Bookless and her team develop detailed menus for Allegory, American Son, Kintsugi, Wild Days and a soon-to-open bar within their coworking space. Not only do they make it seem effortless, but Bookless has helped usher in a new wave of luxury hotels as spots for community and craft cocktails.

“People really support our ideas and allow us to have a strong creative voice, which is really on theme for Eaton Workshop in general – just supporting art in all forms. It’s kind of a holistic approach to supporting creative outlets here.”

Allegory drink (Photo - Trent Johnson)

Photo: Trent Johnson

2666 from Allegory
Pechuga mezcal 
Reposado tequila
Sherry 
Creme de cacao
Mole bitters
Chocolate-covered fig made in-house 

Eaton Workshop: 1201 K St. NW, DC; www.eatonworkshop.com

 


Alejandra Martin 2 (Photo - Trent Johnson)

Photo: Trent Johnson

Alejandra Martin

Bartender + Manager, Gaslight Tavern

Alejandra Martin credits her family with her love of the food and beverage industry. Her parents owned a Mexican restaurant in California, and she says the restaurant world has always been in her blood. A bartender of 11 years, she joined the team at Shaw’s Gaslight Tavern when it opened last January.

“It’s been great to have been here from the beginning,” she says of the Art Deco-inspired bar. “We base our cocktails on the setting, so a lot are classic cocktails or spins on them. We stick to that time period but still get creative with them.”

Martin’s creativity shines in drinks she creates outside of the pantheon of classics, too. She crafted a current special called the Mezcalito, an homage to her love of the spirit. She keeps the retro feel with a float and an ornate glass.

“I like it because it’s a little different and it’s layered, with a fernet float on top. It’s cute and flavorful – a complex yet simple cocktail.”

The warm and inviting space is filled with – as the name would suggest – fireplaces, and its location sees locals stopping in to be guided into the arena of old-school drinks by Martin.

Mezcalito (Photo - Trent Johnson)

Photo: Trent Johnson

Mezcalito
Mezcal
Agave syrup
Pinch of salt
Fernet float
Dehydrated lime
Fresh-squeezed lemon

Gaslight Tavern: 2012-2014 9th St. NW, DC; www.gaslight-dc.com

 


Columbia Room (Photo - Daniel Lempres)

Photo: Daniel Lempres

Suzy Critchlow

Head Bartender, Columbia Room

Suzy Critchlow has risen to the top of the industry thanks to her curiosity, creativity and initiative. Despite reverence for the history of the craft, change is part of the ethos of Columbia Room. Critchlow and her team are constantly reimagining and refining their menu at the award-winning Blagden Alley spot, pushing the boundaries of classic cocktails. Their current menu Distortion is no exception.

“We’re distorting ingredients, flavors, visuals and sound,” she says. “Another menu I really loved was one called Women Rule. It was all inspired by female chefs, mixologists and bartenders. Pretty much as soon as we release a menu, we hit the ground running designing a new one.”

And although there’s no shortage of innovation in her current role, she says DC’s fast-paced drink scene keeps her on her toes and always challenges her to be even better.

“There are new places opening all the time, [which] challenges you to make sure that you’re still keeping your standards very high because there are so many people out there who are so talented and have a lot to bring to the table. It gets better [in DC] every day.”

Columbia Room_drink (Photo - Daniel Lempres)

Photo: Daniel Lempres

The Prose Punch
Gin
Fino
Pear
Roses
Whey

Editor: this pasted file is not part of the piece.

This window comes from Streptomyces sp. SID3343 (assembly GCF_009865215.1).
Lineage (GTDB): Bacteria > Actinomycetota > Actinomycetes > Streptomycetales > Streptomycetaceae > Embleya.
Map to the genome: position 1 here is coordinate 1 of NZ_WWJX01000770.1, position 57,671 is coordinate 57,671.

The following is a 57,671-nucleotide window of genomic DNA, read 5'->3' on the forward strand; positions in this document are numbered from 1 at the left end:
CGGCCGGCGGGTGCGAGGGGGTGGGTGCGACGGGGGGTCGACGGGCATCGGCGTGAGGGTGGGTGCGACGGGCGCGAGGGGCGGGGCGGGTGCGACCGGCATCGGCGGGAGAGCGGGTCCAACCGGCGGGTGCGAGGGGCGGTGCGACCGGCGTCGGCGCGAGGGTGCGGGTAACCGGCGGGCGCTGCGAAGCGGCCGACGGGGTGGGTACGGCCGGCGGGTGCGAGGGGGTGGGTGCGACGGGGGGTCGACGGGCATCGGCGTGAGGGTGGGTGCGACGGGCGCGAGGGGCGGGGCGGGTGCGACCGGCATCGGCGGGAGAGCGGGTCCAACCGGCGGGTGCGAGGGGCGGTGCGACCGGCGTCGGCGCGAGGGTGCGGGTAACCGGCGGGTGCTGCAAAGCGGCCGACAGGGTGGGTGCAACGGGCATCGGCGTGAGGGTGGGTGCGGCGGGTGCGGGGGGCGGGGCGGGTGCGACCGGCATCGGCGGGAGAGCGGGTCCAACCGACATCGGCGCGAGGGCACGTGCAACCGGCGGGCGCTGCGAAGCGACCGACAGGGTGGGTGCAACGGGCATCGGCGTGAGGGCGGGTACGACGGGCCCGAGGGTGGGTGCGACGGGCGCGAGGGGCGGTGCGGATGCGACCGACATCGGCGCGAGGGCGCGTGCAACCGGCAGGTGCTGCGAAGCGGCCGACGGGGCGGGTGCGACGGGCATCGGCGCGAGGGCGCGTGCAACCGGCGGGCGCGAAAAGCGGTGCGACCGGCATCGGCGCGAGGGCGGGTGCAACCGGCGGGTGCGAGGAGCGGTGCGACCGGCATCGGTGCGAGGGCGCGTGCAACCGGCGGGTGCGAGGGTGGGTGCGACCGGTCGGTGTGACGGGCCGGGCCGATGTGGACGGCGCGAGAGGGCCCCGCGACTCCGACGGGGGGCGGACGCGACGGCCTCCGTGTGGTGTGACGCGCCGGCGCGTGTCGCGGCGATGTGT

White vermouth

Columbia Room: 124 Blagden Alley NW, DC; www.columbiaroomdc.com

 


Erin Adams (Photo - Courtesy of AC Hotels)

Photo: Courtesy of AC Hotels)

Erin Adams

General Manager, AC Hotel National Harbor

On Tap: Tell us a bit about the offerings at AC Lounge within the hotel.
Erin Adams: AC Lounge is our bar area where guests can enjoy local craft beers, expertly made signature cocktails such as locally inspired gin and tonics, specialty wines sourced from around the world including Spanish Albarino and Rioja, and a curated selection of tapas-style small bites.

OT: Any mainstays or customer favorites on the drink menu?
EA:
To kick the evening off, we offer a nightly ritual of passing the porrón – a tradition started because of our Spanish roots. The porrón is a traditional glass wine pitcher filled with wine and tipped directly into mouths as a conclusion to the work day and kickoff to the evening.

OT: Why should local drink enthusiasts visit the lounge?
EA: AC Lounge is unique from other National Harbor bars as we highlight our Spanish roots and culture in the experience. Our bar shelves resemble National Harbor’s picturesque sunsets, and the space offers floor-to-ceiling window views of the destination as well as an outdoor terrace that can be enjoyed year-round.

AC Hotel cocktail (Photo - Courtesy of AC Hotels)

Photo: Courtesy of AC Hotels

Cherry Blossom Sour
Sloop Betty Vodka
St. Germain
Simple syrup
Cherry brandy
Oloroso sherry
Lemon juice

AC Hotel National Harbor: 156 Waterfront St. National Harbor, MD: www.marriott.com/hotels

Daniel Lempres contributed to this article.

 

Photo: Courtesy of Chrystalle Ball

Leading Ladies of DC’s Beer Scene: Deep Roots Gain New Ground

The world of craft beer is dramatically different than it was even a few years ago. Quality beer is more readily available than ever and thanks to social media, it’s easy to keep up with new beers and breweries. Here in DC, women have a prominent place in the beer scene.

Chrystalle Ball is the founder of DC Metro Girls Pint Out, the local chapter of a national craft beer organization for women to enjoy happy hours, tastings and other events that build community around a love of beer. She joined the Arizona chapter originally, but after moving to the DMV, she found there were no chapters here. She got to work, and DMV Girls Pint Out had its first event in 2013.

“There is a stereotype that women don’t drink beer,” Ball says. “People come to our events for the first time and they’ll say, ‘Oh, I didn’t know there were so many women that drink beer in this area.’ There are, you just have to look.”